NASA’s James Webb Space Telescope took pictures of the sunny side of our closest cosmic neighbor, Mars, and of its entire spectra of colors – to help astrophysicists better understand seasonal changes, weather, and sandstorms on the Red Planet – as well as any potential life in its past.
“The fact that, when we opened the images and when we got the spectra, we actually could get the data and they were good data, it was exciting,” explains Sara Faggi, an astrophysicist working on the project for NASA.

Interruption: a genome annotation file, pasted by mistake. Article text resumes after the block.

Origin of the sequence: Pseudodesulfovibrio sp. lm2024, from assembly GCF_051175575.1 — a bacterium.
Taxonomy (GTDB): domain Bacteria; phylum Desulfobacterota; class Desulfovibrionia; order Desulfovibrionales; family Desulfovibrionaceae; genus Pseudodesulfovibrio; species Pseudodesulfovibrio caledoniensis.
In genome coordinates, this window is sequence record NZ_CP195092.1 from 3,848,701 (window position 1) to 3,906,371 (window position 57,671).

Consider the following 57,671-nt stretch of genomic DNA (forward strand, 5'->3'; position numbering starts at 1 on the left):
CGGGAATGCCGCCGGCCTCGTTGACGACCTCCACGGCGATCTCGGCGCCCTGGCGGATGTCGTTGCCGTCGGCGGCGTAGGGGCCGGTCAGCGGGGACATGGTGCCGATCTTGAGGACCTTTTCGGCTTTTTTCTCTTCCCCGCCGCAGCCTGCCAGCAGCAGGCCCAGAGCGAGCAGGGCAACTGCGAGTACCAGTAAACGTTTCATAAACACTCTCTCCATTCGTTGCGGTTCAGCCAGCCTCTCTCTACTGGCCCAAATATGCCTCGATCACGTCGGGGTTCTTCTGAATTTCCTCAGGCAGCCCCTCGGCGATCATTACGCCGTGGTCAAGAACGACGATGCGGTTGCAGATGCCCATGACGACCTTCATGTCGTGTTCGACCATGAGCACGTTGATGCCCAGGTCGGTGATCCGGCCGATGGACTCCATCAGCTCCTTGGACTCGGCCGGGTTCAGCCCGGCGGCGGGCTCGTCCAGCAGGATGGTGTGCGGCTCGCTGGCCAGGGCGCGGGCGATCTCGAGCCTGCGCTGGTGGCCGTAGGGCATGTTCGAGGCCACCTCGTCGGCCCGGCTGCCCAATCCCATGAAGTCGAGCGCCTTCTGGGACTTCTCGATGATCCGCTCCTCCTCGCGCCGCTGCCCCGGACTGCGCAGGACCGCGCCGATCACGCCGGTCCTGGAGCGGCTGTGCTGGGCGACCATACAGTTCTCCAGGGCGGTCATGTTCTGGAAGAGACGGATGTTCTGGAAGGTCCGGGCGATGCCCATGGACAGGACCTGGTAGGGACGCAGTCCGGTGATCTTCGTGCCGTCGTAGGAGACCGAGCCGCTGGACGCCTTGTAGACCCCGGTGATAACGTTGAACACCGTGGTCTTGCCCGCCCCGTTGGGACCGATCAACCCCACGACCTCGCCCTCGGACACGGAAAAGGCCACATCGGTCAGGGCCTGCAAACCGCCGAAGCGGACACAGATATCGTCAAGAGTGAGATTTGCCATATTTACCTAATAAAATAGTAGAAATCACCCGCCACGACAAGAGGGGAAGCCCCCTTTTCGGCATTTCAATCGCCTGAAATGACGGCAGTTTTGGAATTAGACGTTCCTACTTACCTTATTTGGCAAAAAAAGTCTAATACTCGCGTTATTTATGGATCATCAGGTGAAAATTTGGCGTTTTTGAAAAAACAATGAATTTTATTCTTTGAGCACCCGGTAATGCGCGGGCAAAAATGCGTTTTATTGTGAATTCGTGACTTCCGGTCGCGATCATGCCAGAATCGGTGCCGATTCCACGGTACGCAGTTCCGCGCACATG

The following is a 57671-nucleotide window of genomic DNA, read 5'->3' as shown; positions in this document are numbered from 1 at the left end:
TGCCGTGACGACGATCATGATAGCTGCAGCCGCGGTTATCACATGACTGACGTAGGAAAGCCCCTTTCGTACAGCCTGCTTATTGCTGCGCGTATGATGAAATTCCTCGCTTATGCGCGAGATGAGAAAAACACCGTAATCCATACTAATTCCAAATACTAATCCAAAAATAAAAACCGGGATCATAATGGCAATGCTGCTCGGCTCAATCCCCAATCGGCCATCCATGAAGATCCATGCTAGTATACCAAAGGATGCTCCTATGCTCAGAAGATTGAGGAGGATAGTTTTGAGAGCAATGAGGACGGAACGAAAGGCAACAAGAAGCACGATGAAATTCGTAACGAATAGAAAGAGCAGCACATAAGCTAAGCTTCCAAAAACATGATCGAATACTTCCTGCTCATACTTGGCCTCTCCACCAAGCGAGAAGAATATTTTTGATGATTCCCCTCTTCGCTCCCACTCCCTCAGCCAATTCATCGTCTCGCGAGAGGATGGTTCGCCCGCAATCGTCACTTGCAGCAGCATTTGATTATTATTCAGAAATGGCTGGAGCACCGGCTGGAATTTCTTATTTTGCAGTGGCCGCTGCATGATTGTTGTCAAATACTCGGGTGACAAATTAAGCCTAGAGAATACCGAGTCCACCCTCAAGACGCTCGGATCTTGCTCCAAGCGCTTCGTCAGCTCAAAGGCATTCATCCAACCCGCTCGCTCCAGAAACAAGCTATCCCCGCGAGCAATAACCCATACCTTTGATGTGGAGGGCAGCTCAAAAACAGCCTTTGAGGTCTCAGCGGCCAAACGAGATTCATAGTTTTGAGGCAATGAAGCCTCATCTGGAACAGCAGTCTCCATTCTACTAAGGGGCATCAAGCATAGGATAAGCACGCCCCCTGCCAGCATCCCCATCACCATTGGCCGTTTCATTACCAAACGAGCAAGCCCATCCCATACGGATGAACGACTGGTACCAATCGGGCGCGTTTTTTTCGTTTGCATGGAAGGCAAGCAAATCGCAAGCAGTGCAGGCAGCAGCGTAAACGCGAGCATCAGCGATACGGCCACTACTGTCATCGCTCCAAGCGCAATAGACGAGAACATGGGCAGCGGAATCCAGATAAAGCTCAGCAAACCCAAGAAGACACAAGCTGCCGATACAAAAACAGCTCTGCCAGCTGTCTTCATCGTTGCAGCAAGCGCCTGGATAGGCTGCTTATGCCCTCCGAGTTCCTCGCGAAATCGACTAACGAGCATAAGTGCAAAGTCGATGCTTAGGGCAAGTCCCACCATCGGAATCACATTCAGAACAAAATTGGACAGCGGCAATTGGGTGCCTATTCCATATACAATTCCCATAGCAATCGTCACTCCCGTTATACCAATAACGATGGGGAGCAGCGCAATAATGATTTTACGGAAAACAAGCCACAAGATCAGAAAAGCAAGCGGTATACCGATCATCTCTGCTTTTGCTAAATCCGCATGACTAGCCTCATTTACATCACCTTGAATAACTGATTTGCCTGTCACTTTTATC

The James Webb Space Telescope is designed to capture even the faintest light, and from its current position – 1.6 million kilometers away from Earth – it managed to capture its first images of Mars. The images captured by Webb’s Near-Infrared Camera (NIRCam) at two different wavelengths allowed scientists to see Mars’s eastern hemisphere, the variations in temperature at different latitudes and times of day, and “the subtle variations in brightness between hundreds of different wavelengths representative of the planet as a whole,” per NASA. The telescope could also help astronomers look for chemical compounds like hydrogen chloride and methane, the latter being a potential marker for a past life that has yet to be confirmed by other instruments.